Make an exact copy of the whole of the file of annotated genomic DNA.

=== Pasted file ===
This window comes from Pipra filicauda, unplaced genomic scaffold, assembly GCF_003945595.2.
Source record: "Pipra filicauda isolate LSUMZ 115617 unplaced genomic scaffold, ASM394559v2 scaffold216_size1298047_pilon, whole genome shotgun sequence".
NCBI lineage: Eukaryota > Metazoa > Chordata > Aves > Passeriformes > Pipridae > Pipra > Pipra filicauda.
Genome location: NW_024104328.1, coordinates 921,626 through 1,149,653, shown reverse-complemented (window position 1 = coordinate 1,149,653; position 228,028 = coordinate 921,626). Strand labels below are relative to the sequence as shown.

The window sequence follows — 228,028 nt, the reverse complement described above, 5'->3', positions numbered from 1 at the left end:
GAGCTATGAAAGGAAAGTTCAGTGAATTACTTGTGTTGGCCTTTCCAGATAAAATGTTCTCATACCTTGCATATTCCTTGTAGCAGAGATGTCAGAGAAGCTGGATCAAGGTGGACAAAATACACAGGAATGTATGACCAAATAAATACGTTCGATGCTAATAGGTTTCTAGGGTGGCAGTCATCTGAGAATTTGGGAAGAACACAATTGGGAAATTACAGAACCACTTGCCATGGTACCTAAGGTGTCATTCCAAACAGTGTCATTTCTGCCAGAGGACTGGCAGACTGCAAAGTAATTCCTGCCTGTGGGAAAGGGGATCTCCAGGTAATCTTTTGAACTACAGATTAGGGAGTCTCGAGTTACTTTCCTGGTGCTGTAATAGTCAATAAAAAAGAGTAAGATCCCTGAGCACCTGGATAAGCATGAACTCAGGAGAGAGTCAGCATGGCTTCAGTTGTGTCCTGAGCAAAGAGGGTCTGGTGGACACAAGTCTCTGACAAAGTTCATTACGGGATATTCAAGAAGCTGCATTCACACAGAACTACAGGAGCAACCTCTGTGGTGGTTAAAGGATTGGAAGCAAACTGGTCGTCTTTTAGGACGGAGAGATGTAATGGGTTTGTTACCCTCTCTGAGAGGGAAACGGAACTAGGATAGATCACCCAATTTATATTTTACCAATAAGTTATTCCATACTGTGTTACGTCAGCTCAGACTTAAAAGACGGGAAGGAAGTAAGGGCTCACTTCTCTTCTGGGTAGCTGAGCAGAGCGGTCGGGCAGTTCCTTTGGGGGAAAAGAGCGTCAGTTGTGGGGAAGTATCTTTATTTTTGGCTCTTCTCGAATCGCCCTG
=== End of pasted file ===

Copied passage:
This window comes from Pipra filicauda, unplaced genomic scaffold, assembly GCF_003945595.2.
Source record: "Pipra filicauda isolate LSUMZ 115617 unplaced genomic scaffold, ASM394559v2 scaffold216_size1298047_pilon, whole genome shotgun sequence".
NCBI lineage: Eukaryota > Metazoa > Chordata > Aves > Passeriformes > Pipridae > Pipra > Pipra filicauda.
Genome location: NW_024104328.1, coordinates 921,626 through 1,149,653, shown reverse-complemented (window position 1 = coordinate 1,149,653; position 228,028 = coordinate 921,626). Strand labels below are relative to the sequence as shown.

The window sequence follows — 228,028 nt, the reverse complement described above, 5'->3', positions numbered from 1 at the left end:
GAGCTATGAAAGGAAAGTTCAGTGAATTACTTGTGTTGGCCTTTCCAGATAAAATGTTCTCATACCTTGCATATTCCTTGTAGCAGAGATGTCAGAGAAGCTGGATCAAGGTGGACAAAATACACAGGAATGTATGACCAAATAAATACGTTCGATGCTAATAGGTTTCTAGGGTGGCAGTCATCTGAGAATTTGGGAAGAACACAATTGGGAAATTACAGAACCACTTGCCATGGTACCTAAGGTGTCATTCCAAACAGTGTCATTTCTGCCAGAGGACTGGCAGACTGCAAAGTAATTCCTGCCTGTGGGAAAGGGGATCTCCAGGTAATCTTTTGAACTACAGATTAGGGAGTCTCGAGTTACTTTCCTGGTGCTGTAATAGTCAATAAAAAAGAGTAAGATCCCTGAGCACCTGGATAAGCATGAACTCAGGAGAGAGTCAGCATGGCTTCAGTTGTGTCCTGAGCAAAGAGGGTCTGGTGGACACAAGTCTCTGACAAAGTTCATTACGGGATATTCAAGAAGCTGCATTCACACAGAACTACAGGAGCAACCTCTGTGGTGGTTAAAGGATTGGAAGCAAACTGGTCGTCTTTTAGGACGGAGAGATGTAATGGGTTTGTTACCCTCTCTGAGAGGGAAACGGAACTAGGATAGATCACCCAATTTATATTTTACCAATAAGTTATTCCATACTGTGTTACGTCAGCTCAGACTTAAAAGACGGGAAGGAAGTAAGGGCTCACTTCTCTTCTGGGTAGCTGAGCAGAGCGGTCGGGCAGTTCCTTTGGGGGAAAAGAGCGTCAGTTGTGGGGAAGTATCTTTATTTTTGGCTCTTCTCGAATCGCCCTG